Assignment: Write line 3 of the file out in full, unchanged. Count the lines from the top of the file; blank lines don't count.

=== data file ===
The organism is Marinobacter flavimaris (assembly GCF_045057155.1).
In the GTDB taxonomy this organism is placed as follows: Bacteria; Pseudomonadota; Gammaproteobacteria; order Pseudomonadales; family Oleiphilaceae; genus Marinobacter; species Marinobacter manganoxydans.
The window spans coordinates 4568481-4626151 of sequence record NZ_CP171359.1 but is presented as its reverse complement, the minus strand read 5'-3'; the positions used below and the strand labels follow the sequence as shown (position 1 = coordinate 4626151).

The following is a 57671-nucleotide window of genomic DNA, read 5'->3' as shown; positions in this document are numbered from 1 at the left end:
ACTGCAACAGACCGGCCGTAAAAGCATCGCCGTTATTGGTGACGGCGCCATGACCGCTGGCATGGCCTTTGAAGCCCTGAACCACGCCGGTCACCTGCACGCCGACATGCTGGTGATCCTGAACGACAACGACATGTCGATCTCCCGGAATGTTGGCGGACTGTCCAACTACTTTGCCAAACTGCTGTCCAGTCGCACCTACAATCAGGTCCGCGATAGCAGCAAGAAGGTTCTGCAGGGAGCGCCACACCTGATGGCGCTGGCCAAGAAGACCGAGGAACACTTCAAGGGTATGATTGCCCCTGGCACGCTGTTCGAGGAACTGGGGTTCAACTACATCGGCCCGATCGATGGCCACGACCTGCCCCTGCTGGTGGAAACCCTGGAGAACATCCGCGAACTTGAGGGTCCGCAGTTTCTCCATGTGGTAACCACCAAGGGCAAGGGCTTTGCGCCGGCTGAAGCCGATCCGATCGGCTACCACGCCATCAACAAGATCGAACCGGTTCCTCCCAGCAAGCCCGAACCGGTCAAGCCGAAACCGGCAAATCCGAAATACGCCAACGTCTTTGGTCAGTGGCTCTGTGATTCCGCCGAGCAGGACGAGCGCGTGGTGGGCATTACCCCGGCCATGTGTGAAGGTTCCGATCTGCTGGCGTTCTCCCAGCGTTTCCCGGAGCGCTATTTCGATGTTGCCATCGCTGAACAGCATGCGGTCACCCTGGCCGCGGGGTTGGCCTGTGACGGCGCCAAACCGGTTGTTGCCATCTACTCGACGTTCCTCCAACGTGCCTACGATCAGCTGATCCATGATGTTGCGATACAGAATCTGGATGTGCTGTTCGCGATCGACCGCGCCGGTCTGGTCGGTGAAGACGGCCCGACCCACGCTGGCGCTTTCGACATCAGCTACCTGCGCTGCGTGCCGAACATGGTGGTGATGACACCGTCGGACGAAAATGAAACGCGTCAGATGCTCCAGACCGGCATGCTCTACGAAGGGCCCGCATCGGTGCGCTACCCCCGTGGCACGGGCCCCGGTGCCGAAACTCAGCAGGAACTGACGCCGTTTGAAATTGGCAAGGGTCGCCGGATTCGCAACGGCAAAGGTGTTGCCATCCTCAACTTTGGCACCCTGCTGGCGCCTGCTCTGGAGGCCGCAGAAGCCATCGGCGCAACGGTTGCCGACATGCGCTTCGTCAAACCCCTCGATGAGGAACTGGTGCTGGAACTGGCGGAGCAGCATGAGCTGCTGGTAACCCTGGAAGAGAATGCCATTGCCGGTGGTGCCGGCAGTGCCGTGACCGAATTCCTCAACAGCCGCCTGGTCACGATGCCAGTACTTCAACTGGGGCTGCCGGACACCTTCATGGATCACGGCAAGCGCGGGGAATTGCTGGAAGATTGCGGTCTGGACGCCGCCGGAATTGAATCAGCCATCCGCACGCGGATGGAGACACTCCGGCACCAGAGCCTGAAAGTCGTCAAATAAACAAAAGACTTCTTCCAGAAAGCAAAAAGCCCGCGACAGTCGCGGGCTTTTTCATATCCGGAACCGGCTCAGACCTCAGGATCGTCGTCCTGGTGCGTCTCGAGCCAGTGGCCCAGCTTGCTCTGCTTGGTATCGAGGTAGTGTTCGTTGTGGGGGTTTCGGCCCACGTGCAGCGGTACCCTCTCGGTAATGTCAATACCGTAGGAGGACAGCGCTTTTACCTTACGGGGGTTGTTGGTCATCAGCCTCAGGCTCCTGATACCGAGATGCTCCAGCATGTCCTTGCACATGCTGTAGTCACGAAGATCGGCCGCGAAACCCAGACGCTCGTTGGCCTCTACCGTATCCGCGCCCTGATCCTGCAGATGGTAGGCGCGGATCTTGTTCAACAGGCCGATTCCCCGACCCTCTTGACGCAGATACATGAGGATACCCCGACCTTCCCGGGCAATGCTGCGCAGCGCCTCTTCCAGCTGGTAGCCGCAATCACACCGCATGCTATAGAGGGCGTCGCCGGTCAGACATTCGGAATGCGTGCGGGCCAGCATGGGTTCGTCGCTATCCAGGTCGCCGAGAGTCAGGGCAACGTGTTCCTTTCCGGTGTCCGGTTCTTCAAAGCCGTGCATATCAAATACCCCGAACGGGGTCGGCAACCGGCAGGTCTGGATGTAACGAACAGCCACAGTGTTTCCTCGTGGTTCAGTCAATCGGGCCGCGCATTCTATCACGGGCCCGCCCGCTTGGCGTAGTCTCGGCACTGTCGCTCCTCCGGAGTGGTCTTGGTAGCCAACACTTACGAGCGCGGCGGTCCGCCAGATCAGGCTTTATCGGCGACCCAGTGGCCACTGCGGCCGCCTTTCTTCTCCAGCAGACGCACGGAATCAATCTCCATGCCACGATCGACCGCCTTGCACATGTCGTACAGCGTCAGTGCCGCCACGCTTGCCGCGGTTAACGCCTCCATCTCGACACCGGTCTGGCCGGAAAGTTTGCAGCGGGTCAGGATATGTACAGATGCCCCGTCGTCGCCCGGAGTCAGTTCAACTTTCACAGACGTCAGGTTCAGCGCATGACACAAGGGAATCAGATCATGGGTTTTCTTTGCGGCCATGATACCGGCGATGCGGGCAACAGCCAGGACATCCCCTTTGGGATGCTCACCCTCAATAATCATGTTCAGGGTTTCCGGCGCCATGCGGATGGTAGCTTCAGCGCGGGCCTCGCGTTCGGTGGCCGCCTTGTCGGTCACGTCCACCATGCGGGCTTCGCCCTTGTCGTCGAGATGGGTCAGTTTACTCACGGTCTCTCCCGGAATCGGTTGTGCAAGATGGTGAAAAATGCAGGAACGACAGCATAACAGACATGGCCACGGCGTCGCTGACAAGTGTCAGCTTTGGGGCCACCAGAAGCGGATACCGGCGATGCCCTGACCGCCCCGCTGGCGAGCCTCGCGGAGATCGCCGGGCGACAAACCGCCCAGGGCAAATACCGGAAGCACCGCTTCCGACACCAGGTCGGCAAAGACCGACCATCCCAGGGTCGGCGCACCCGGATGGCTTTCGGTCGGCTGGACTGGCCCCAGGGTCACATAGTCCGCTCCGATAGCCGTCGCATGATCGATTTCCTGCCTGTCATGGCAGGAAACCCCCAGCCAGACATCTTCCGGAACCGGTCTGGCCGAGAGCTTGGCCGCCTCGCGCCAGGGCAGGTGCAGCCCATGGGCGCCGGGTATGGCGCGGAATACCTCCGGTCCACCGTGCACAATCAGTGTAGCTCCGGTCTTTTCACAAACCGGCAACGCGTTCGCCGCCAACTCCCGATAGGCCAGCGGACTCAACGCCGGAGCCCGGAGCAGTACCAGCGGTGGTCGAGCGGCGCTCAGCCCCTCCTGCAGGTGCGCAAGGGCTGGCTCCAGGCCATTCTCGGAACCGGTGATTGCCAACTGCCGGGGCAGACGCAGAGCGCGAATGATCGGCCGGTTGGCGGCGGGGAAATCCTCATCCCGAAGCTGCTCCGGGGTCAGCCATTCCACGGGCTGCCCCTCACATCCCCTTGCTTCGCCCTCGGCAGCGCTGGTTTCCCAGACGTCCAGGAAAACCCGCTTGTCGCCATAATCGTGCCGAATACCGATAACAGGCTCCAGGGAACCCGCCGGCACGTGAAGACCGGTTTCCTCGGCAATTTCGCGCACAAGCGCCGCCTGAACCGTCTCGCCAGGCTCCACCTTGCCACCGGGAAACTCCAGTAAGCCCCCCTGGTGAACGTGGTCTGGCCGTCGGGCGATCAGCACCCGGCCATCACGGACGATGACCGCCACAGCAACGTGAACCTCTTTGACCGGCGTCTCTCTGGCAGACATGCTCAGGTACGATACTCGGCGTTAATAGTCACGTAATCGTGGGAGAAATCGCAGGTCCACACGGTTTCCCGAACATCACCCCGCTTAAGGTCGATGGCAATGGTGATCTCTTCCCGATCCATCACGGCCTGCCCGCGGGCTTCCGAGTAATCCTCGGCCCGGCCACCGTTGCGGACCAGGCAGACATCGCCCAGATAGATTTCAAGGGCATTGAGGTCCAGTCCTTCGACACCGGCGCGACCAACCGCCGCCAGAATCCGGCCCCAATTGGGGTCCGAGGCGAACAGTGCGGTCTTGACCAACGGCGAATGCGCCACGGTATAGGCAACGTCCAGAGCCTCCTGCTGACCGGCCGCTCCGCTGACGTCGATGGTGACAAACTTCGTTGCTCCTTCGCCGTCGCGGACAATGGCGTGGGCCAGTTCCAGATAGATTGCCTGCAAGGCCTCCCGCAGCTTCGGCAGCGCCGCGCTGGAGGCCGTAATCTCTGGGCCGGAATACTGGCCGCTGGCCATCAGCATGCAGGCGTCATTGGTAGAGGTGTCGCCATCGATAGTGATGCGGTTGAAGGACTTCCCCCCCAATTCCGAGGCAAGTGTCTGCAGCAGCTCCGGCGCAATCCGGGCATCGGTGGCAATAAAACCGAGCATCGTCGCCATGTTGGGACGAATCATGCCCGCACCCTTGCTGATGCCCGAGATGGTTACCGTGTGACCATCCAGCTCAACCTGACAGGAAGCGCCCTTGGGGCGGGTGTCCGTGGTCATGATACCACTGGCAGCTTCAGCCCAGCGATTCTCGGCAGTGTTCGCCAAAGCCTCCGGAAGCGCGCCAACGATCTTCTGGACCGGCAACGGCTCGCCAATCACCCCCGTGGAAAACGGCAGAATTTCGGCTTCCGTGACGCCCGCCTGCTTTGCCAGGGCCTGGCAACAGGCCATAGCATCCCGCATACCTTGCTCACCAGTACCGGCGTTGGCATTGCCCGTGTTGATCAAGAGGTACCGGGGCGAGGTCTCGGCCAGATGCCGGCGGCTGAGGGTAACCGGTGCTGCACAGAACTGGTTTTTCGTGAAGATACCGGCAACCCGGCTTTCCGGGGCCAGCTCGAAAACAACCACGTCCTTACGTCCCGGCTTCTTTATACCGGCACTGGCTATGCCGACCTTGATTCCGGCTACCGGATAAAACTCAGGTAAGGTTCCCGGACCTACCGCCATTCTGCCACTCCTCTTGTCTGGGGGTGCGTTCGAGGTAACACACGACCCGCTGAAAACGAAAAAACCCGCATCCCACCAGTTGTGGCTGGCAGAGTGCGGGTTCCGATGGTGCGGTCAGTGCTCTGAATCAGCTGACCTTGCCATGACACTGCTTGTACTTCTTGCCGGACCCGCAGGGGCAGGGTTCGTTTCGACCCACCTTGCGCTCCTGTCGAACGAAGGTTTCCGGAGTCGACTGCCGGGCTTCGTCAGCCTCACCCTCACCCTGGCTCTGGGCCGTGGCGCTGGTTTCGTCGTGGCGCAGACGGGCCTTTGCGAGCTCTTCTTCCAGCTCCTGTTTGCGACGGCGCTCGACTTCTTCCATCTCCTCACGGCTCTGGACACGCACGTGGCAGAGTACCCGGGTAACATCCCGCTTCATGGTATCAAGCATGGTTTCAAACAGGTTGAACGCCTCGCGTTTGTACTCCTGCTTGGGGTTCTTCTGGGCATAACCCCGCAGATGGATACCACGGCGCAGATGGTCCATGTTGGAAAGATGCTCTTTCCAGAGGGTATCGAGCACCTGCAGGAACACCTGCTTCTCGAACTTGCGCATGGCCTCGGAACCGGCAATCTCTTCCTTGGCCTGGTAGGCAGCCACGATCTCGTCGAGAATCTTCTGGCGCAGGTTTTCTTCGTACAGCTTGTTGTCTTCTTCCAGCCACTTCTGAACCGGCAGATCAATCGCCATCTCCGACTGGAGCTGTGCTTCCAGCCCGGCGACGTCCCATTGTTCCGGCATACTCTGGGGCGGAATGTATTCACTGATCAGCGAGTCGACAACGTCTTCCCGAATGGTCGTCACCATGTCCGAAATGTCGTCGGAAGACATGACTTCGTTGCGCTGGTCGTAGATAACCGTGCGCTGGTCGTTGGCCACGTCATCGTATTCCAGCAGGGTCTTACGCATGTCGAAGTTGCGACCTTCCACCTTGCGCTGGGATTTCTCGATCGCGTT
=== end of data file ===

The window spans coordinates 4568481-4626151 of sequence record NZ_CP171359.1 but is presented as its reverse complement, the minus strand read 5'-3'; the positions used below and the strand labels follow the sequence as shown (position 1 = coordinate 4626151).